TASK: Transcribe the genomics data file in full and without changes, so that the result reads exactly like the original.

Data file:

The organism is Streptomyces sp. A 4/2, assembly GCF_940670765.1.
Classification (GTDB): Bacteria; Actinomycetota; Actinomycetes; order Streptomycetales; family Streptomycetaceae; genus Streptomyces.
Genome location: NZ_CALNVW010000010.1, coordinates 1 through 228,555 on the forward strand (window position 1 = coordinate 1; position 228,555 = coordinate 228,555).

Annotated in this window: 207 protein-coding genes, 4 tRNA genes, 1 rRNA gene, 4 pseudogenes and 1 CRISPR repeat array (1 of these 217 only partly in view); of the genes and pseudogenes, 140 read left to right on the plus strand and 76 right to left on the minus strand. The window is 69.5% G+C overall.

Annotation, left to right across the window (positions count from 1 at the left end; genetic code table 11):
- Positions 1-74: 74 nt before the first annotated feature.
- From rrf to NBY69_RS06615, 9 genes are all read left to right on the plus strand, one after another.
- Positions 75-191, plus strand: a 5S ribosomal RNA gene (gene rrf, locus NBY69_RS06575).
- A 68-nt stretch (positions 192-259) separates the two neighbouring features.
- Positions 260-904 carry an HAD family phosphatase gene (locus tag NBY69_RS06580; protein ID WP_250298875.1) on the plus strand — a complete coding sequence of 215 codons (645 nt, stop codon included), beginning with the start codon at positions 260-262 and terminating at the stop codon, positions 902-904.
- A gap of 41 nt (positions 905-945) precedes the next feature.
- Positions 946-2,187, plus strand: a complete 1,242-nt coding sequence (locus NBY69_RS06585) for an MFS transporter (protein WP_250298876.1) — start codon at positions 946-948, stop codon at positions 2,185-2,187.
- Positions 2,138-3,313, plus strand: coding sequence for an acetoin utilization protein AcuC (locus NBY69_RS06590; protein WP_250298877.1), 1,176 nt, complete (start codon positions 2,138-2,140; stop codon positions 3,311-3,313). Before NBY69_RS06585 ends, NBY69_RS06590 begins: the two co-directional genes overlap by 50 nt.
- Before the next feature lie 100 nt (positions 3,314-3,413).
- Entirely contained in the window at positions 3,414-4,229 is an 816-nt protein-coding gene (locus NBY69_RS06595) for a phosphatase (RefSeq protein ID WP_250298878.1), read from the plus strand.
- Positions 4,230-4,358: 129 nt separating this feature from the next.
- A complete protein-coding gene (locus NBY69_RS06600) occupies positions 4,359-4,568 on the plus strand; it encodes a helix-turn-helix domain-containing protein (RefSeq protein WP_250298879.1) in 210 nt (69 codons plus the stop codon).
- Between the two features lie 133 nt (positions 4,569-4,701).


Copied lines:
The organism is Streptomyces sp. A 4/2, assembly GCF_940670765.1.
Classification (GTDB): Bacteria; Actinomycetota; Actinomycetes; order Streptomycetales; family Streptomycetaceae; genus Streptomyces.
Genome location: NZ_CALNVW010000010.1, coordinates 1 through 228,555 on the forward strand (window position 1 = coordinate 1; position 228,555 = coordinate 228,555).

Annotated in this window: 207 protein-coding genes, 4 tRNA genes, 1 rRNA gene, 4 pseudogenes and 1 CRISPR repeat array (1 of these 217 only partly in view); of the genes and pseudogenes, 140 read left to right on the plus strand and 76 right to left on the minus strand. The window is 69.5% G+C overall.

Annotation, left to right across the window (positions count from 1 at the left end; genetic code table 11):
- Positions 1-74: 74 nt before the first annotated feature.
- From rrf to NBY69_RS06615, 9 genes are all read left to right on the plus strand, one after another.
- Positions 75-191, plus strand: a 5S ribosomal RNA gene (gene rrf, locus NBY69_RS06575).
- A 68-nt stretch (positions 192-259) separates the two neighbouring features.
- Positions 260-904 carry an HAD family phosphatase gene (locus tag NBY69_RS06580; protein ID WP_250298875.1) on the plus strand — a complete coding sequence of 215 codons (645 nt, stop codon included), beginning with the start codon at positions 260-262 and terminating at the stop codon, positions 902-904.
- A gap of 41 nt (positions 905-945) precedes the next feature.
- Positions 946-2,187, plus strand: a complete 1,242-nt coding sequence (locus NBY69_RS06585) for an MFS transporter (protein WP_250298876.1) — start codon at positions 946-948, stop codon at positions 2,185-2,187.
- Positions 2,138-3,313, plus strand: coding sequence for an acetoin utilization protein AcuC (locus NBY69_RS06590; protein WP_250298877.1), 1,176 nt, complete (start codon positions 2,138-2,140; stop codon positions 3,311-3,313). Before NBY69_RS06585 ends, NBY69_RS06590 begins: the two co-directional genes overlap by 50 nt.
- Before the next feature lie 100 nt (positions 3,314-3,413).
- Entirely contained in the window at positions 3,414-4,229 is an 816-nt protein-coding gene (locus NBY69_RS06595) for a phosphatase (RefSeq protein ID WP_250298878.1), read from the plus strand.
- Positions 4,230-4,358: 129 nt separating this feature from the next.
- A complete protein-coding gene (locus NBY69_RS06600) occupies positions 4,359-4,568 on the plus strand; it encodes a helix-turn-helix domain-containing protein (RefSeq protein WP_250298879.1) in 210 nt (69 codons plus the stop codon).
- Between the two features lie 133 nt (positions 4,569-4,701).